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The Fed appears more optimistic than some investors. Here’s why.

At Wednesday’s Federal Reserve meeting, alongside warnings of impending pain, policymakers outlined a hopeful scenario in which they would be able to gently ease inflation while the economy, albeit flagging, remains resilient.

Not everyone on the market agrees.

In particular, traders and analysts who closely follow the direction of interest rates said they were bracing for a worse outcome than the Fed had forecast.

“The market thinks the Fed’s economic forecasts are an unrealistic fantasy,” said Mark Cabana, head of U.S. interest rate strategy at Bank of America.

Rate traders have been hurt this year as the Fed’s outlook for inflation and interest rates has repeatedly been turned on its head by reality. The central bank hiked interest rates by three-quarters of a percentage point this week – the third such hike since June. The Fed’s interest rate is now the highest since 2008 and well above forecasts at the beginning of the year. And policymakers are predicting it will surge even higher as the central bank escalates its campaign to bring down stubbornly high inflation.

After the Fed announced its decision, traders reacted quickly, adjusting prices on a number of interest rate markets such as Treasuries and futures to reflect the new higher path. But here ended the alignment of the market with the central bank.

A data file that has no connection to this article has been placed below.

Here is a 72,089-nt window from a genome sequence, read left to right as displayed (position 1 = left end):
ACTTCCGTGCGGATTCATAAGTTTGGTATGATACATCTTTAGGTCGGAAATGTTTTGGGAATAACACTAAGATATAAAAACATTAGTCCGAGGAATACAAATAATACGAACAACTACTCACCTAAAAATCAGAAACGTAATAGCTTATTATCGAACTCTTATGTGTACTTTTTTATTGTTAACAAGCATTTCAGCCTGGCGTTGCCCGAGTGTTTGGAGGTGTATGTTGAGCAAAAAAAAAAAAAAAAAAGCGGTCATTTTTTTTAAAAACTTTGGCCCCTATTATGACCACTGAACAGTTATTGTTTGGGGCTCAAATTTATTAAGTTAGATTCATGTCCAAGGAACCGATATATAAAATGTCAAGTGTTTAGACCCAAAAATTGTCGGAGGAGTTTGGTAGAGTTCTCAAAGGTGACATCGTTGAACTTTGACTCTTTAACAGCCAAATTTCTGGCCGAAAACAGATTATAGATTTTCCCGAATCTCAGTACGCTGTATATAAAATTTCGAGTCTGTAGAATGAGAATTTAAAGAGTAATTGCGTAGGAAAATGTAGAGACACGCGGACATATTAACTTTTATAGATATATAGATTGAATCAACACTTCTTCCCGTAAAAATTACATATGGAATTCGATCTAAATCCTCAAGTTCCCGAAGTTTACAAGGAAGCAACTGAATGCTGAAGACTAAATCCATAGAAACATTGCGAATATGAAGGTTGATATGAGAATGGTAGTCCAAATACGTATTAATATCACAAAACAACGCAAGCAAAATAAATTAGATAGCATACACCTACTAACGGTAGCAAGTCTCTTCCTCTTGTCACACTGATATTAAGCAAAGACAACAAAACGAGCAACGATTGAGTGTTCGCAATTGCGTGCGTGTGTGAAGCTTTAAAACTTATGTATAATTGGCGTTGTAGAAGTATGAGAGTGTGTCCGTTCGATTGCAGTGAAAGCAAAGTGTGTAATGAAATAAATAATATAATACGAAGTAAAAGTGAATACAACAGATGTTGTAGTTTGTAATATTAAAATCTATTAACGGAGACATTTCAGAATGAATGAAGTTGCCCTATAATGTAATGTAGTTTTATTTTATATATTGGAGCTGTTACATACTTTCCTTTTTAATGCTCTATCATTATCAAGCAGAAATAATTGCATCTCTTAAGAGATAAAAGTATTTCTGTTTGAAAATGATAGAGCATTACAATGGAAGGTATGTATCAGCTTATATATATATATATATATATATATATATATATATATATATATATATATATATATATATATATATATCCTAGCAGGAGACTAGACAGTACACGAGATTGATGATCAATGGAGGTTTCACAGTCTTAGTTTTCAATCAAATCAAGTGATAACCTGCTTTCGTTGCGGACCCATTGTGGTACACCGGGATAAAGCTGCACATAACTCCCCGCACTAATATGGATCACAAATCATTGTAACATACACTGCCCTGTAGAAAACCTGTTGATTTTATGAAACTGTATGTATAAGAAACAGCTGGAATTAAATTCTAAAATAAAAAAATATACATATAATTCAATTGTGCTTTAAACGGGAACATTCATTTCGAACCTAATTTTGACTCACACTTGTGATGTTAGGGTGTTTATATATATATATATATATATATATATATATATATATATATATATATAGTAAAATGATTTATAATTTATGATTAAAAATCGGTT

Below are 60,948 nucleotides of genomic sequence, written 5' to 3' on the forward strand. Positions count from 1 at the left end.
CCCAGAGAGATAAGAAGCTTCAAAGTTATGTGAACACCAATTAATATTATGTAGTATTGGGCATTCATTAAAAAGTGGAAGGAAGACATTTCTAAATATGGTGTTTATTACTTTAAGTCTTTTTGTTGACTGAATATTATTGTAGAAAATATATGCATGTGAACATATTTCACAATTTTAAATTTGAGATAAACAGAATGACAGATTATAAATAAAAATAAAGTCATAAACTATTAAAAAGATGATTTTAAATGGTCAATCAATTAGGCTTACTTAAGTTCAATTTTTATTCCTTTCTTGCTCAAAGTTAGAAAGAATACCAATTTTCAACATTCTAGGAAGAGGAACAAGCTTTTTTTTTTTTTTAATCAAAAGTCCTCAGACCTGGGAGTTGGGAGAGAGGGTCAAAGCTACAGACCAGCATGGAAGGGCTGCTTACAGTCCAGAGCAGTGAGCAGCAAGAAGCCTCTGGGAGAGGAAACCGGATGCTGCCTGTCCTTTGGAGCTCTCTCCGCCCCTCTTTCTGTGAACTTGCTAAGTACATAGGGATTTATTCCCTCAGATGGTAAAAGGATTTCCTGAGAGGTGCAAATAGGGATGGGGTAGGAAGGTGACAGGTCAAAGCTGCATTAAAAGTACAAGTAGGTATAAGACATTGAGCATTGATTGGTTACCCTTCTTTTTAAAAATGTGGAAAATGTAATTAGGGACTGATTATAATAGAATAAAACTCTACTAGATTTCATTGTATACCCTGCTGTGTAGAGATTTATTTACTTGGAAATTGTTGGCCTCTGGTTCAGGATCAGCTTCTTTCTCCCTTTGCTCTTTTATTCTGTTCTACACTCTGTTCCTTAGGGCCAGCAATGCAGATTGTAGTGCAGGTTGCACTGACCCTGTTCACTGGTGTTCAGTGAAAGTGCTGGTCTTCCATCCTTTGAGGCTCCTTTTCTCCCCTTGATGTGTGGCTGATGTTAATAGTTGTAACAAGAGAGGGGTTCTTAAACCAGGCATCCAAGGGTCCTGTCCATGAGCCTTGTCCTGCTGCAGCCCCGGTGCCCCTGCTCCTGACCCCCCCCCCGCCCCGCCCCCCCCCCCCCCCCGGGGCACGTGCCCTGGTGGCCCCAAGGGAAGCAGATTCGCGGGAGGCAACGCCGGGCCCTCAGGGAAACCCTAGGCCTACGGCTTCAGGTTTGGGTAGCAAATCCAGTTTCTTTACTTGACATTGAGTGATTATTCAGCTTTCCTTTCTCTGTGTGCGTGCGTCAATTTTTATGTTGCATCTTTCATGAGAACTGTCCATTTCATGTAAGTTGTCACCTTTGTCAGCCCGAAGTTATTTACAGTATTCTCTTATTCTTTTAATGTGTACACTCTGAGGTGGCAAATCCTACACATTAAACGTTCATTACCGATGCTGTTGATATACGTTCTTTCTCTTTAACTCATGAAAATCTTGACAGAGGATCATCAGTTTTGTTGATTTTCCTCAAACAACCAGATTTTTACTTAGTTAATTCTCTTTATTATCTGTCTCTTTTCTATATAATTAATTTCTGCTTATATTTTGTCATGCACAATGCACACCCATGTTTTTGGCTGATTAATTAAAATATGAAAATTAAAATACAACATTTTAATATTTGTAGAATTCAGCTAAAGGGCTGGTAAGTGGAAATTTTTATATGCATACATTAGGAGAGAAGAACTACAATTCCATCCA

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Instead, market prices reflect what many analysts expect. Although the Fed is not forecasting rate cuts until 2024 at the earliest, analysts are betting the central bank will have to do so in the next year. The Fed’s aggressive rate hikes are expected to plunge the US economy into recession, slowing economic growth and dragging down inflation faster than the central bank predicts. That, in turn, should force the Fed to shift its focus from fighting inflation and begin cutting interest rates by the end of next year to prop up the struggling economy.

“The market is assuming the economy will slow faster than the Fed,” Cabana said. “The market believes this will slow inflation faster than the Fed. And the market believes this will cause the Fed to shift from fighting inflation to stimulating growth.”

Shares tumbled on Friday, posting a second straight week of losses as investors withdrew $4 billion from funds buying U.S. stocks over a seven-day period through Wednesday, according to EPFR Global, a data provider.

Higher interest rates increase costs for businesses and consumers and usually weigh on stock prices. And the Fed wasn’t the only central bank to hike rates this week, with policymakers across Europe and Asia acting in concert.

“We are likely to end up in a worse economic situation than the Fed is currently forecasting,” said Kate Moore, managing director at BlackRock.

Notably, analysts said the Fed’s expectation of accelerating economic growth next year, rising to 1.2 percent from a forecast 0.2 percent for 2022, is inconsistent with such sharply higher interest rates. Barclays analysts said the growth forecast was “difficult to reconcile” with falling spending and the “mounting strain of tightening financial conditions”. As higher interest rates raise costs for businesses, spending falls, hiring falls and unemployment rises.